I wont judge other women – From clothing to lifestyle habits, everyone has a different way of living. Because of the way the media has portrayed women, it’s easy to get thrown off when someone has a different take on things. Instead of letting unconscious judgement get the best of me I want to be active about acceptance. If it makes her happy and she isn’t hurting anyone, why not let her be?
Include men in the fight for feminism – more often than not men want to be involved in these things too.
Stop apologizing – Research has shown that women apologize far more often than men, and you’ve probably noticed this in your daily life as well. There’s a difference between being polite and apologizing for taking up space.
Watch my mouth – As per Tina Fey in Mean Girls “If we all call each other sluts and whores, we are allowing others to call us sluts and whores”. Stop calling each other sluts and whores!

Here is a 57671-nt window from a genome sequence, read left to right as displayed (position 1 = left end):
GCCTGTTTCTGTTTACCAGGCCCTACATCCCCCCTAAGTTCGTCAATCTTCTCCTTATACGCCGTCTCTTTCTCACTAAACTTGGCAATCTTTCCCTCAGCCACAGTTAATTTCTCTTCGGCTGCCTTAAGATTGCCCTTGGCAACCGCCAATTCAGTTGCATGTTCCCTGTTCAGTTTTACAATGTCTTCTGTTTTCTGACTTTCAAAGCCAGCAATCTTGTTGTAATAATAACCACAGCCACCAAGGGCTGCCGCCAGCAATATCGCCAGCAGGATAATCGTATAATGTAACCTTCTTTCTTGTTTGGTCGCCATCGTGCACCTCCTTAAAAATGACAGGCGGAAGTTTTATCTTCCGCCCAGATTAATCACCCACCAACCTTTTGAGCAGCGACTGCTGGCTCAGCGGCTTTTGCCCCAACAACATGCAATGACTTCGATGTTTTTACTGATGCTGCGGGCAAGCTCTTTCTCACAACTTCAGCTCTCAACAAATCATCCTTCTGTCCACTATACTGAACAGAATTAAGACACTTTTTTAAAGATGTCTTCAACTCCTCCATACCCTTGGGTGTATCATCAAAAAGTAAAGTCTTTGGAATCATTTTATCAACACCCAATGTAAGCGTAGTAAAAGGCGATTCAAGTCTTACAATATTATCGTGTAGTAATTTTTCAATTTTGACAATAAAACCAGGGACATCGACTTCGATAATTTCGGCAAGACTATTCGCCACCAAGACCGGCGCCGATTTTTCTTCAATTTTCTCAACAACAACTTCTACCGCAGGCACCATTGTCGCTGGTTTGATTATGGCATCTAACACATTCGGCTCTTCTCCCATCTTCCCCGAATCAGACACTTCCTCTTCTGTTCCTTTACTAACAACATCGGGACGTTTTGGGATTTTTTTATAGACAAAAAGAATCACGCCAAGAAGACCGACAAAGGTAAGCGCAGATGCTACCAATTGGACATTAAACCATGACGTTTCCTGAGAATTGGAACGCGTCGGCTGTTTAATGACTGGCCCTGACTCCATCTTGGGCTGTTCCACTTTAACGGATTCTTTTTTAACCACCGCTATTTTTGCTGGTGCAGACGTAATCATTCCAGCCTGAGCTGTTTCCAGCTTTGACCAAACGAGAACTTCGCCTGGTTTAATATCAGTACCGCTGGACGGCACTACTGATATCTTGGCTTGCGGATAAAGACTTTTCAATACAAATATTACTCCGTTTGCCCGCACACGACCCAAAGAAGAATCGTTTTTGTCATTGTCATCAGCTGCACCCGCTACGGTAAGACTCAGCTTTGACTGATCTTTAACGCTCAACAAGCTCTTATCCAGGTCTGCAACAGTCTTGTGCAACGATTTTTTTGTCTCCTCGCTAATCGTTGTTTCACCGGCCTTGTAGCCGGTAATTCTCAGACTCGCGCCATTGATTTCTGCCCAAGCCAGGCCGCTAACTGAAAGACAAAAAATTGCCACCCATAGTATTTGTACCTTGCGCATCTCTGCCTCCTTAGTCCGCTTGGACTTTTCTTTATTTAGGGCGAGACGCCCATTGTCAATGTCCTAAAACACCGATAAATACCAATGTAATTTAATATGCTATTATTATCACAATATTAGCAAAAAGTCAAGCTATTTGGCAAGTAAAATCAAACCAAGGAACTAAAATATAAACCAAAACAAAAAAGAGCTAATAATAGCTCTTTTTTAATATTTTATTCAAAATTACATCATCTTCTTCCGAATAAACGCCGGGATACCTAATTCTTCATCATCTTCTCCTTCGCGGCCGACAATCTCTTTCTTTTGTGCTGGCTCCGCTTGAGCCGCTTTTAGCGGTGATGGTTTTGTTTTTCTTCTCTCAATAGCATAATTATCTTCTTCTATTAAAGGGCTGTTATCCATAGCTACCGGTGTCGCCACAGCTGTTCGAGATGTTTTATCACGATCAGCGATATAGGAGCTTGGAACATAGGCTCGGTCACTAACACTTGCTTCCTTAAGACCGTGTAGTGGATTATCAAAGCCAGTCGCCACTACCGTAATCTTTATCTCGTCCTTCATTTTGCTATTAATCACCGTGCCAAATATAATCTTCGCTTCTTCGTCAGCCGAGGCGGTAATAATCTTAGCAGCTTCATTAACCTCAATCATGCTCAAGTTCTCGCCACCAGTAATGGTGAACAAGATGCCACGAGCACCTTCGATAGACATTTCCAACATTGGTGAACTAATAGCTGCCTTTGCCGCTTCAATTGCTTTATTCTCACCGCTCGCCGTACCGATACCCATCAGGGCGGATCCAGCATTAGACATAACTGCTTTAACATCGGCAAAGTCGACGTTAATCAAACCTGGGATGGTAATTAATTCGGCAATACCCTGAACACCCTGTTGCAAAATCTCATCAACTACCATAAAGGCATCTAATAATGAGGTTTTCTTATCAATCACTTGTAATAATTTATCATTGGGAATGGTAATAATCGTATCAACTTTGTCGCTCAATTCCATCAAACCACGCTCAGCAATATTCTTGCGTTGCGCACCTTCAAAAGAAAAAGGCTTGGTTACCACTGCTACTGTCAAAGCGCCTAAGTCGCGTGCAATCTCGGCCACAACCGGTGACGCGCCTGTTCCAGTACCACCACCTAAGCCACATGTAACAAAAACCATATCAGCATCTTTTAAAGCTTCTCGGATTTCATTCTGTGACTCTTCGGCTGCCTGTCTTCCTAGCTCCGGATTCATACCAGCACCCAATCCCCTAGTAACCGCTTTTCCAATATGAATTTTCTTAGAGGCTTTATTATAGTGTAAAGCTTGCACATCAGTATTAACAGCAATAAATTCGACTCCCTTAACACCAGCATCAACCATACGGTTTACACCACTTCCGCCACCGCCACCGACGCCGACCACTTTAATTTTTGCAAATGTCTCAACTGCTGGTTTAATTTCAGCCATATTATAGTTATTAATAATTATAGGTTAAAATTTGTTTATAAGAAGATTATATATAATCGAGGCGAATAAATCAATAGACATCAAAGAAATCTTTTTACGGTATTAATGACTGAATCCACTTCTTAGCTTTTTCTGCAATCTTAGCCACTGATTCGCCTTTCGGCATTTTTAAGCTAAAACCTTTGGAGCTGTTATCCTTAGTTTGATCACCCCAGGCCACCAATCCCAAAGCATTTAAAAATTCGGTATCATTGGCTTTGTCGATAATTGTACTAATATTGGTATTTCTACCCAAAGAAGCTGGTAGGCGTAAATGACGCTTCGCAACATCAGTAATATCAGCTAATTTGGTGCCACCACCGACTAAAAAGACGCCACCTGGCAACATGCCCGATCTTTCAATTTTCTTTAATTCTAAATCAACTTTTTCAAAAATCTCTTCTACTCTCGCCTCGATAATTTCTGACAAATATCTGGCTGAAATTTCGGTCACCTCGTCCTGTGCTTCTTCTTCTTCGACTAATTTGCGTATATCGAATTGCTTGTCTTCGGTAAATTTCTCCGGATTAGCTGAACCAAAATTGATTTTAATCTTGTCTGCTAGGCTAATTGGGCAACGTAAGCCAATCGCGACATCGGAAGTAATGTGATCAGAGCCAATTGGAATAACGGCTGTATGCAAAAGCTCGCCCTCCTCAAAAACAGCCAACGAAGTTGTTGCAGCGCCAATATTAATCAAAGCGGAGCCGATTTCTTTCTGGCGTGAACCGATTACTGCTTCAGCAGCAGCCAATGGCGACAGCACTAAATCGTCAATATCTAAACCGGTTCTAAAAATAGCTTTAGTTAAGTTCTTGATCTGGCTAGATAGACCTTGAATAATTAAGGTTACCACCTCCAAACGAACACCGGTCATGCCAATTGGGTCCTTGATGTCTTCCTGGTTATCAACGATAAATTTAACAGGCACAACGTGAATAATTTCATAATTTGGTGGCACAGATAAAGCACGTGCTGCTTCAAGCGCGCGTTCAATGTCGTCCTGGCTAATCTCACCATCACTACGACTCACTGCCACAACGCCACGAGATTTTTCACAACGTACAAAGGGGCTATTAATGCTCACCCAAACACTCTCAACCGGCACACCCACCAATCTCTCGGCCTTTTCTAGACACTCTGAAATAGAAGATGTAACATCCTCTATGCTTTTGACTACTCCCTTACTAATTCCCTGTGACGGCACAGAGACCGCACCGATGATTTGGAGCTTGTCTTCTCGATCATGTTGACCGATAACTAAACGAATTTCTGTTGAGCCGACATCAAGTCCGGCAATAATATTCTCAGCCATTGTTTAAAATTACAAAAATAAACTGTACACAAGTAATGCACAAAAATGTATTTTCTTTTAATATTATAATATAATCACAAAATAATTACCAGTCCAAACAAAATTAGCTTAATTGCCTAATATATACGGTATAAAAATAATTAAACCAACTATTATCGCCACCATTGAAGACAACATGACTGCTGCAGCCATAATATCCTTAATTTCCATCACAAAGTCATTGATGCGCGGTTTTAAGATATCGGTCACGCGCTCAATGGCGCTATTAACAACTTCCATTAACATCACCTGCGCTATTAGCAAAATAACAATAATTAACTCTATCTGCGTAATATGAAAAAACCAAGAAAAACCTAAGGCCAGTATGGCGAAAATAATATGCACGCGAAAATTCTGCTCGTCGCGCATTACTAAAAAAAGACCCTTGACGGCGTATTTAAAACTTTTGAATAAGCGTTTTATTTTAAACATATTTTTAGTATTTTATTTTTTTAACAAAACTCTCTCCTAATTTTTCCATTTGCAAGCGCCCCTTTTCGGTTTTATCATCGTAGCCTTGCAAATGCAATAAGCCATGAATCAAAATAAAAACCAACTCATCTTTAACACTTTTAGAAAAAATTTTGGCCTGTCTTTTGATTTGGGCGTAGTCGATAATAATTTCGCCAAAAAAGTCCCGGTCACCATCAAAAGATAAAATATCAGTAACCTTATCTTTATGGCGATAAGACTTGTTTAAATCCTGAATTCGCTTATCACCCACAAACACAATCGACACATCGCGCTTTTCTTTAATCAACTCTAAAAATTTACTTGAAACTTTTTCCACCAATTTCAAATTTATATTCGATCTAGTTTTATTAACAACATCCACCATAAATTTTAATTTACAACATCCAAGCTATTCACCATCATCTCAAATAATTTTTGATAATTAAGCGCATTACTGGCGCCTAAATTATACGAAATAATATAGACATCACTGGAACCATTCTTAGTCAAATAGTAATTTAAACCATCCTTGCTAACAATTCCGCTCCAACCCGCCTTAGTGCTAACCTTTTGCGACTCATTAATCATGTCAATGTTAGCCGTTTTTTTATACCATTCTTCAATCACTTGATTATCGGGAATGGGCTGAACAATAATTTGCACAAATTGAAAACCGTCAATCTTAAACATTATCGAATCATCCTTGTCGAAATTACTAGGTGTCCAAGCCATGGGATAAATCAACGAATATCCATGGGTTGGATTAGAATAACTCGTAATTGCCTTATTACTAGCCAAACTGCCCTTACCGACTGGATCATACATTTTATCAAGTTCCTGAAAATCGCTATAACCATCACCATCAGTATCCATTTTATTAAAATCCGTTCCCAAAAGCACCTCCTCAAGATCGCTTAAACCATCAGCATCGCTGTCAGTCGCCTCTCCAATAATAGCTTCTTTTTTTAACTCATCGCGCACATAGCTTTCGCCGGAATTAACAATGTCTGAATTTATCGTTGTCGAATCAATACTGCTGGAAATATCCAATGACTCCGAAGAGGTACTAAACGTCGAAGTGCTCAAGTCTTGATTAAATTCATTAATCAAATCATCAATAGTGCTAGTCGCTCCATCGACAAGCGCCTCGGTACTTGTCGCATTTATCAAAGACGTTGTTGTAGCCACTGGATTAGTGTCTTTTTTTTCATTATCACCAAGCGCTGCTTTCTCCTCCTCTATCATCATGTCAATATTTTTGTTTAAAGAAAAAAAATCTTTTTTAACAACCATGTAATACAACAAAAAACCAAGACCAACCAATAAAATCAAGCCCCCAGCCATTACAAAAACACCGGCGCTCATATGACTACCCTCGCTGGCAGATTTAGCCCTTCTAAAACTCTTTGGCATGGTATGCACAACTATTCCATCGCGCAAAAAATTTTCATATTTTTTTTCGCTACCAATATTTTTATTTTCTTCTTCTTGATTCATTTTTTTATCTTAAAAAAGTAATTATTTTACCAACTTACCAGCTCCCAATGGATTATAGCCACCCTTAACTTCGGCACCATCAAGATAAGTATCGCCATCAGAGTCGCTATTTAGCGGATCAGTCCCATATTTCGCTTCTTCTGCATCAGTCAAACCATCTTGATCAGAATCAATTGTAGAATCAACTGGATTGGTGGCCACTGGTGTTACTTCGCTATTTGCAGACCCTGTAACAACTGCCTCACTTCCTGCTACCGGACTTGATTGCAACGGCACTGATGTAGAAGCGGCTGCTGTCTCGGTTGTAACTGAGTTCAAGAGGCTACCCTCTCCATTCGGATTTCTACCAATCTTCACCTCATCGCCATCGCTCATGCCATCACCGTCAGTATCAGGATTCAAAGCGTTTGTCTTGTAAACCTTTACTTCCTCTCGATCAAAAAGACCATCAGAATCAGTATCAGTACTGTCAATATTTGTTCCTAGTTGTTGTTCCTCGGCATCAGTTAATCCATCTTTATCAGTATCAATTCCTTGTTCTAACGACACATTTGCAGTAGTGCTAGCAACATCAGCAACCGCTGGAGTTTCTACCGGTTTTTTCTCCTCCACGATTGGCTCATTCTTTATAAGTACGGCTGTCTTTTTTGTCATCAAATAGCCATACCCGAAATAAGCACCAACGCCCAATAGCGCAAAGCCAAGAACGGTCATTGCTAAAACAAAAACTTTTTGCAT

Stand up for myself – Both at work and in my personal life I have always been a bit of a sheep, I don’t like to argue my case, but if I’m right, I will fight my own corner.
Talk about women’s issues more openly – Periods, while not pretty are a part of who women are. If we want to remove the taboo, we need to talk about them more. Also Aunt Flo stopping by is a part of life that all women go through, its not a secret, and its more proof of how amazing our bodies are.
Talk about feminism – The feminist movement still has a long way to go. Helping the next generation of women kick major butt is the end goal, and by ensuring we shout about it to anyone from family friends to your own daughter will help normalize the conversation. Even a few words of encouragement or admiration to a stranger can make a huge difference.
Feminism isnt about making women strong.
We already are strong.
Its about changing the way the world sees our strength.
If you want to educate yourself more on feminism, why not try the podcast “stuff mom never told you”.
Pop on over to http://www.stuffmomnevertoldyou.com for a whole archive of information on feminism and women’s issues.
Head to https://www.thefword.org.uk for all things contemporary UK-based feminism has to offer
Check out www.bustle.com for all the best news for women today.
Until next time, Hx